Thurman identified the central spiritual problems faced by black folks as the overwhelming stresses of poverty, racism, and a sense of spiritual disconnectedness. He then turned to the life of Jesus as a primary example of the power of love to drive the spiritual regeneration required to sustain a vision of God and self in modern society. The life of Jesus serves as a guidepost to the kind of love that is a hallmark of human spirit, success, and personal salvation. But Thurman doesn't believe that the Gospel only applies to the individual search for salvation: He also challenges our unconscious submission to the philosophies of individualism and insists that the Gospel is a manual of resistance for the poor and disenfranchised.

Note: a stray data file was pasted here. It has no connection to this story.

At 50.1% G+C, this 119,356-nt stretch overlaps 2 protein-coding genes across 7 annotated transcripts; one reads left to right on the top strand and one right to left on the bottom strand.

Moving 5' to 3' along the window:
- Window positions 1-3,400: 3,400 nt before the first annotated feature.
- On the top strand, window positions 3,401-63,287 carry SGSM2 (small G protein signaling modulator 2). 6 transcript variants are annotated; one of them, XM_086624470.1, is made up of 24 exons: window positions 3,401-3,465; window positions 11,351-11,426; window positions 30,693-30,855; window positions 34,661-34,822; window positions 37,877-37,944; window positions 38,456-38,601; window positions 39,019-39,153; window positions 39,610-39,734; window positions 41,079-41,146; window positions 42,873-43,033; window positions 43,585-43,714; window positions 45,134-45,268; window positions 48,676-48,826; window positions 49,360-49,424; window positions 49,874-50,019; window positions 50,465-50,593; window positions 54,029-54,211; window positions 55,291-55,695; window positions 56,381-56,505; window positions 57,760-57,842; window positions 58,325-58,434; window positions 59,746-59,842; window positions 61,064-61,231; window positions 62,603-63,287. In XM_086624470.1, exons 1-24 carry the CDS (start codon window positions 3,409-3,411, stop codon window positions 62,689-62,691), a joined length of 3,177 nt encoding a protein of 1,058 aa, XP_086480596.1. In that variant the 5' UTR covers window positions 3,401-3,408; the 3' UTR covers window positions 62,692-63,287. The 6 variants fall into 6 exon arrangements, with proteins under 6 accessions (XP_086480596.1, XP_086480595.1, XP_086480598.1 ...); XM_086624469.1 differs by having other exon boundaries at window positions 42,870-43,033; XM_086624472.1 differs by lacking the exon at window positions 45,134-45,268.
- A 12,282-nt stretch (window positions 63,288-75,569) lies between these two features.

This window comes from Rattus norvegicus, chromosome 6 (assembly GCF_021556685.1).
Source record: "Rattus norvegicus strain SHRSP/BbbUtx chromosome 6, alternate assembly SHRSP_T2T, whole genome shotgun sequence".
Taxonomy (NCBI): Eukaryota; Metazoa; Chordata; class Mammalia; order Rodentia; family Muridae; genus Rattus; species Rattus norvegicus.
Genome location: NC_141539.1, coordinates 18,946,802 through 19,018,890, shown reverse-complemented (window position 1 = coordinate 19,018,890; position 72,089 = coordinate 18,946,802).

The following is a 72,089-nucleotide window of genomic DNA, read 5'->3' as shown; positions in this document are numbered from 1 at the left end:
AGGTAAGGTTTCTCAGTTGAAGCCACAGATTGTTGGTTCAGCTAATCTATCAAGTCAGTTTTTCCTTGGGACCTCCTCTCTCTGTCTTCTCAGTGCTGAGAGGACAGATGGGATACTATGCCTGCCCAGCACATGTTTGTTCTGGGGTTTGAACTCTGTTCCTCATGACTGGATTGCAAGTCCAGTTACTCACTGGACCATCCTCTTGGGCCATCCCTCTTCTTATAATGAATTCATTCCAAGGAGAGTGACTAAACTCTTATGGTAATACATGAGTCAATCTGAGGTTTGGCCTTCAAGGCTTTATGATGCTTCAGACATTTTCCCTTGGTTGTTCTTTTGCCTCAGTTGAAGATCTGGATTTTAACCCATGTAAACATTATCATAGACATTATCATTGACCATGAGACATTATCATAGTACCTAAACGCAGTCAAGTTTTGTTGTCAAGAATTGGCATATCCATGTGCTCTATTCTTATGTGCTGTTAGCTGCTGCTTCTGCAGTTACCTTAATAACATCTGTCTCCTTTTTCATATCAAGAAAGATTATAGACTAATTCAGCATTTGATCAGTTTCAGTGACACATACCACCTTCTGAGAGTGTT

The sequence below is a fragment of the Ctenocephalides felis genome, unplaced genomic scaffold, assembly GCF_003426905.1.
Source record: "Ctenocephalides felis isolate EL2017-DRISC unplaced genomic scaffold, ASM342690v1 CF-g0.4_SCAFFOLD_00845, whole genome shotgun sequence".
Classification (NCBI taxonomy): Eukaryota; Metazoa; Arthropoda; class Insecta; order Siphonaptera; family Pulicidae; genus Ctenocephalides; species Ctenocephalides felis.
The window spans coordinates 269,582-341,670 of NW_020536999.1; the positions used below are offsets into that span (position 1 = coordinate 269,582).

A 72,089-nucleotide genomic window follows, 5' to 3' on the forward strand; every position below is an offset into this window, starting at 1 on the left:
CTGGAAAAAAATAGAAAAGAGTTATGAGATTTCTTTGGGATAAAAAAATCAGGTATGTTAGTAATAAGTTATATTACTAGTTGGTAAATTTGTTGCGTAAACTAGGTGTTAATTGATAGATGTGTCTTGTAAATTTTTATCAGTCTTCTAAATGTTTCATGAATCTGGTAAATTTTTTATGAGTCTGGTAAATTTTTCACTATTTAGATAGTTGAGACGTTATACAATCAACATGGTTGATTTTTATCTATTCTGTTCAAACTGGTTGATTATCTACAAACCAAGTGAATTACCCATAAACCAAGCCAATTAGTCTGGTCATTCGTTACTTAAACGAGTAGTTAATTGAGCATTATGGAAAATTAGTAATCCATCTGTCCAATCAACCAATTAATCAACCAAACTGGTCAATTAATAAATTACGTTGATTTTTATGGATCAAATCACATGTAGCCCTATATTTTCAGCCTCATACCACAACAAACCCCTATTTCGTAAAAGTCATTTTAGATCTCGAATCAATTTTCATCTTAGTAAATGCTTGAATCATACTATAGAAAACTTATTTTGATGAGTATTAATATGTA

He interprets the life of Jesus within a context of the oppressed and offers incisive and liberating thoughts on man's most egregious of sins: fear, deception, and hate. Of fear, he says: "He who fears is literally delivered to destruction.... There are some things that are worse than death. To deny one's own integrity of personality in the presence of the human challenge is one of those things."
While Jesus and the Disinherited was influential in shaping the philosophies of the early civil rights movement, it remains topical and deeply relevant even today.